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Rubio Questions CDC On Preparedness Plan In The Event Of Locally Transmitted Zika Case In Florida
Washington, D.C. – U.S. Senator Marco Rubio (R-FL) today questioned the Centers for Disease Control and Prevention (CDC) about its preparedness plan in the event of a locally transmitted Zika virus case in Florida. Rubio made his comments during a Florida delegation hearing on Zika outbreak preparedness, where he also asked the panel of Zika experts about diagnostic testing, necessary funding and the federal government’s role in aiding vaccine development for the virus.
U.S. Senator Marco Rubio
Florida Delegation Zika Hearing
June 15, 2016
Senator Marco Rubio: “So if I present at an urgent care or emergency room with symptoms like Zika, flu-like symptoms, I’m not going to be tested for Zika because it’s not commercially available. Hence it is possible, perhaps even likely, that we already have a mosquito born infection in Florida and we just don’t know it?”
CDC Director Dr. Tom Frieden: “Yes. There are a couple things. First, about 4 out of 5 people with Zika appear not to have symptoms. So it may well be that we don’t know about the first case because the person is asymptomatic. If you come back from a place where Zika has spread and you have symptoms consistent with Zika, there is a way for you to get tested at the hospital.”
Rubio: “I guess my point is, let’s suppose I’ve never traveled abroad, I haven’t been anywhere else, didn’t go to Puerto Rico even, and I have Zika. Unless you are symptomatic, or if you’re symptomatic but you’re not pregnant, you may have been infected by a mosquito. We may already have a mosquito infection in Florida, maybe multiple, we just wouldn’t know until such time as someone ultimately presents the symptoms, is tested and we have run the travel records, is that correct?”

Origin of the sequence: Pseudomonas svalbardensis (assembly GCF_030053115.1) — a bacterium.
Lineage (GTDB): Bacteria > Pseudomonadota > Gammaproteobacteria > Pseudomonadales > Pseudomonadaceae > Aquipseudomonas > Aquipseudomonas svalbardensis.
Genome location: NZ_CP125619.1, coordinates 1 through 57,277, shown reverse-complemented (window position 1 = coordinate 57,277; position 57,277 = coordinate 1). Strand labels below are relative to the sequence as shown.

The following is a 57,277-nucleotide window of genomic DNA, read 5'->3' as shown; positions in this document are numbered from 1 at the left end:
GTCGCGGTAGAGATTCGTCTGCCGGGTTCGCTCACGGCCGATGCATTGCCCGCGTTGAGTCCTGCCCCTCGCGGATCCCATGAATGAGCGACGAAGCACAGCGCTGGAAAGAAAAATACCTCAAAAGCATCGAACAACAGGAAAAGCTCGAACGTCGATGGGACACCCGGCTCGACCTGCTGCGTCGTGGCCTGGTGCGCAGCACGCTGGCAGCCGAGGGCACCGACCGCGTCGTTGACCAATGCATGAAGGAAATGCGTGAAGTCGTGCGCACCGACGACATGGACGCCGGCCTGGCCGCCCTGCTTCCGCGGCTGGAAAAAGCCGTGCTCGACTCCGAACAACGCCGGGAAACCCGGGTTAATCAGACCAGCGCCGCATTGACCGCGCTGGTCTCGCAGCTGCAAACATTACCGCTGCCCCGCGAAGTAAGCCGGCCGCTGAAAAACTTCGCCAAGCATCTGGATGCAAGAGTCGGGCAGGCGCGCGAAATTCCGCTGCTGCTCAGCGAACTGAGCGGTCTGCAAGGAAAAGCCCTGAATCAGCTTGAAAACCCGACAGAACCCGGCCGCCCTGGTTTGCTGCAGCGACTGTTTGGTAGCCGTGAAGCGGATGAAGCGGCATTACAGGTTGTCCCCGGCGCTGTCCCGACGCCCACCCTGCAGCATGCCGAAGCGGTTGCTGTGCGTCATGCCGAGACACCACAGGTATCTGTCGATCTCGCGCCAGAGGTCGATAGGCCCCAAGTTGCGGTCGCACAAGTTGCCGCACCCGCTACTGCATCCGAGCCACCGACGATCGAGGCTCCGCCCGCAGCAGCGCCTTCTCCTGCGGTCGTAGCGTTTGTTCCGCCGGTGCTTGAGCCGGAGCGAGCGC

Frieden: “Correct. In fact, we’ve already had a dengue case currently this year in Florida.”
Rubio: “On the mosquito control front, was there a reduction in the state budget two years ago or one year ago? I was asked about that recently. There was a significant reduction in funds for mosquito control.”
T. Wayne Gayle, Executive Director, Lee County Mosquito and Hyacinth Control Districts: “A couple of years ago there was a reduction in the research funding, but that was corrected the following year and it was just a misunderstanding about how mosquito control is funded. There were some additional monies added to the mosquito control budget and it ended up being vetoed, but that is correct.”
Rubio: “Doctor Stevenson, I want to ask you, funding the 1.9 billion dollars, how important is this funding for the development of a vaccine, and what is the government’s role in the development of this vaccine which is ultimately what we all want to get to?”
Dr. Mario Stevensen, Chief of Division of Infectious Diseases, University of Miami: “Most of the efforts right now are being spearheaded by the National Institutes of Health (NIH) so I think they have a legup regarding the pursuit of a vaccine. The ability of universities to participate in that effort is obviously dictated by availability of funding. The University of Miami does not have any federal funding for any Zika efforts. We’ve received Gates funding to look at how the virus does damage to the brain, but has yet to receive federal funding for its efforts.”
Rubio: “My last question, I’m not sure who it should be directed to, perhaps all of you, what are the costs, and obviously the human costs are incalculable, but what are the costs of caring for a child born with microcephaly?”
Frieden: “We know from other severe birth defects that the lifetime cost of caring for a child varies depending on how intense the illness or condition is, how long they will survive, can range from 1 to 10 million dollars for the cost of life for a child.”